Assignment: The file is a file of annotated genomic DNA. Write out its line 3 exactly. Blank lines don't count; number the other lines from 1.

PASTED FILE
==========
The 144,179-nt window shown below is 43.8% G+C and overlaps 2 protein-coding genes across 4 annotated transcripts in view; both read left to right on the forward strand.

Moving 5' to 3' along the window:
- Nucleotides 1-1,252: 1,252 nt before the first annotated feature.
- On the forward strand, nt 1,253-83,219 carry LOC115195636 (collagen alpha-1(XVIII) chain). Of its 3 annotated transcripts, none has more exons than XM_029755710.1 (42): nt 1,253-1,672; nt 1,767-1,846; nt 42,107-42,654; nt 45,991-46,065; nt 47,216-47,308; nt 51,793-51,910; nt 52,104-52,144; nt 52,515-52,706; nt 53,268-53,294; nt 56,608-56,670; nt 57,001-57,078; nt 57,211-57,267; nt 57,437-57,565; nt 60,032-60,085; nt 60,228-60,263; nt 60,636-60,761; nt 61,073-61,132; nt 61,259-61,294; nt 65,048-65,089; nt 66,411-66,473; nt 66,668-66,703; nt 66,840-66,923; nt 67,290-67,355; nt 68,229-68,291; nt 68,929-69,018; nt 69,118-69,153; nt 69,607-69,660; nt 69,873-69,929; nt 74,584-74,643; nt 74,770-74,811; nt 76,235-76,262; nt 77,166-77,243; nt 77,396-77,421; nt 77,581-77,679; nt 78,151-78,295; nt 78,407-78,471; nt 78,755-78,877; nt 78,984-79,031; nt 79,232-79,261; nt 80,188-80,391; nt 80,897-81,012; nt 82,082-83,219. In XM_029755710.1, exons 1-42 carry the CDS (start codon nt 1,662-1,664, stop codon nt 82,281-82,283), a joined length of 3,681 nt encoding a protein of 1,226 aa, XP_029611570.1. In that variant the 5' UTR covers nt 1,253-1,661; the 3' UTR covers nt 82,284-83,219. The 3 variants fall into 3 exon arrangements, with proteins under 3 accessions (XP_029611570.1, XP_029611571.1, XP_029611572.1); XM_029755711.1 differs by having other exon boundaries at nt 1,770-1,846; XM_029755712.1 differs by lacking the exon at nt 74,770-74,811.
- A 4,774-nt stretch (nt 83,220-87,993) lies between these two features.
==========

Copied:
- Nucleotides 1-1,252: 1,252 nt before the first annotated feature.